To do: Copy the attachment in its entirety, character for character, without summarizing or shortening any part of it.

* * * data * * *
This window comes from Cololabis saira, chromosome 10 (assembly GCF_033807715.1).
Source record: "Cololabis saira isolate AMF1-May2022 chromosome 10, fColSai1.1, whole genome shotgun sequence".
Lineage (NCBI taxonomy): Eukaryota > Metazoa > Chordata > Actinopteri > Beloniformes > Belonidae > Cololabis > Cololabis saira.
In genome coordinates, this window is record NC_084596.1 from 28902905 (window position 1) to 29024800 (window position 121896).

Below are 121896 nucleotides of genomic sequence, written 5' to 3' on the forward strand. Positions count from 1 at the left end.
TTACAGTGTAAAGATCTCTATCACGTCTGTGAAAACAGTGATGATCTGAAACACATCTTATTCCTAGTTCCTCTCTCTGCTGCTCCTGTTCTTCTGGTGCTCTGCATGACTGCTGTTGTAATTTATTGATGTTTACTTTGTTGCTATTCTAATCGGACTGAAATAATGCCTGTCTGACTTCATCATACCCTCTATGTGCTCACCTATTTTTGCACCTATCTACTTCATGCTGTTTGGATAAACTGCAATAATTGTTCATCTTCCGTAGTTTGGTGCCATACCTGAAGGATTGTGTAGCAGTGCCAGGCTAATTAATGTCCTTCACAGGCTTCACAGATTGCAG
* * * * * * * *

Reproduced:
This window comes from Cololabis saira, chromosome 10 (assembly GCF_033807715.1).
Source record: "Cololabis saira isolate AMF1-May2022 chromosome 10, fColSai1.1, whole genome shotgun sequence".
Lineage (NCBI taxonomy): Eukaryota > Metazoa > Chordata > Actinopteri > Beloniformes > Belonidae > Cololabis > Cololabis saira.
In genome coordinates, this window is record NC_084596.1 from 28902905 (window position 1) to 29024800 (window position 121896).

Below are 121896 nucleotides of genomic sequence, written 5' to 3' on the forward strand. Positions count from 1 at the left end.
TTACAGTGTAAAGATCTCTATCACGTCTGTGAAAACAGTGATGATCTGAAACACATCTTATTCCTAGTTCCTCTCTCTGCTGCTCCTGTTCTTCTGGTGCTCTGCATGACTGCTGTTGTAATTTATTGATGTTTACTTTGTTGCTATTCTAATCGGACTGAAATAATGCCTGTCTGACTTCATCATACCCTCTATGTGCTCACCTATTTTTGCACCTATCTACTTCATGCTGTTTGGATAAACTGCAATAATTGTTCATCTTCCGTAGTTTGGTGCCATACCTGAAGGATTGTGTAGCAGTGCCAGGCTAATTAATGTCCTTCACAGGCTTCACAGATTGCAG